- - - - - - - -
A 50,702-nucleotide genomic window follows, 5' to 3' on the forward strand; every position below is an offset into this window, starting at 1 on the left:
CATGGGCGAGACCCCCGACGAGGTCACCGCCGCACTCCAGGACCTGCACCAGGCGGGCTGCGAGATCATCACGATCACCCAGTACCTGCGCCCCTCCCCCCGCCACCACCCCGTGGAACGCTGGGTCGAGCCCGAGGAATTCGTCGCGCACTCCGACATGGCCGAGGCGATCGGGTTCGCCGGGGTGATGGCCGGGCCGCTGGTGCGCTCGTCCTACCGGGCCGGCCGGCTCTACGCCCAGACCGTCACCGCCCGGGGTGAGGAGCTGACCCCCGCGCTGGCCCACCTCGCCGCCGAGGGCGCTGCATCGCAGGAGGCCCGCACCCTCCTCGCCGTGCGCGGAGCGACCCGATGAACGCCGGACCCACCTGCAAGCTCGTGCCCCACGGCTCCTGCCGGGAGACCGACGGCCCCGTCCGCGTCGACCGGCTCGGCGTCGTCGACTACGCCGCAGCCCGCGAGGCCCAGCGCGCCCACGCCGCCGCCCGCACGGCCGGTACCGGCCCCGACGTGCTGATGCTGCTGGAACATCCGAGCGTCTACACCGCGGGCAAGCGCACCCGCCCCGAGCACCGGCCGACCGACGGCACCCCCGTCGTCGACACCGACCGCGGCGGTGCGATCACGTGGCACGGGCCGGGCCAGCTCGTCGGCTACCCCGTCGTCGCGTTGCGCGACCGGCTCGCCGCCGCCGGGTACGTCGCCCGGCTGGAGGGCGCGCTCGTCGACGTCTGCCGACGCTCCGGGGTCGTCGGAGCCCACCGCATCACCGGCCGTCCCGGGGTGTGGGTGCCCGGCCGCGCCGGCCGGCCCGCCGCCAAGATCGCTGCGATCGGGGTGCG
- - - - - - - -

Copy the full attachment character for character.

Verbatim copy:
A 50,702-nucleotide genomic window follows, 5' to 3' on the forward strand; every position below is an offset into this window, starting at 1 on the left:
CATGGGCGAGACCCCCGACGAGGTCACCGCCGCACTCCAGGACCTGCACCAGGCGGGCTGCGAGATCATCACGATCACCCAGTACCTGCGCCCCTCCCCCCGCCACCACCCCGTGGAACGCTGGGTCGAGCCCGAGGAATTCGTCGCGCACTCCGACATGGCCGAGGCGATCGGGTTCGCCGGGGTGATGGCCGGGCCGCTGGTGCGCTCGTCCTACCGGGCCGGCCGGCTCTACGCCCAGACCGTCACCGCCCGGGGTGAGGAGCTGACCCCCGCGCTGGCCCACCTCGCCGCCGAGGGCGCTGCATCGCAGGAGGCCCGCACCCTCCTCGCCGTGCGCGGAGCGACCCGATGAACGCCGGACCCACCTGCAAGCTCGTGCCCCACGGCTCCTGCCGGGAGACCGACGGCCCCGTCCGCGTCGACCGGCTCGGCGTCGTCGACTACGCCGCAGCCCGCGAGGCCCAGCGCGCCCACGCCGCCGCCCGCACGGCCGGTACCGGCCCCGACGTGCTGATGCTGCTGGAACATCCGAGCGTCTACACCGCGGGCAAGCGCACCCGCCCCGAGCACCGGCCGACCGACGGCACCCCCGTCGTCGACACCGACCGCGGCGGTGCGATCACGTGGCACGGGCCGGGCCAGCTCGTCGGCTACCCCGTCGTCGCGTTGCGCGACCGGCTCGCCGCCGCCGGGTACGTCGCCCGGCTGGAGGGCGCGCTCGTCGACGTCTGCCGACGCTCCGGGGTCGTCGGAGCCCACCGCATCACCGGCCGTCCCGGGGTGTGGGTGCCCGGCCGCGCCGGCCGGCCCGCCGCCAAGATCGCTGCGATCGGGGTGCG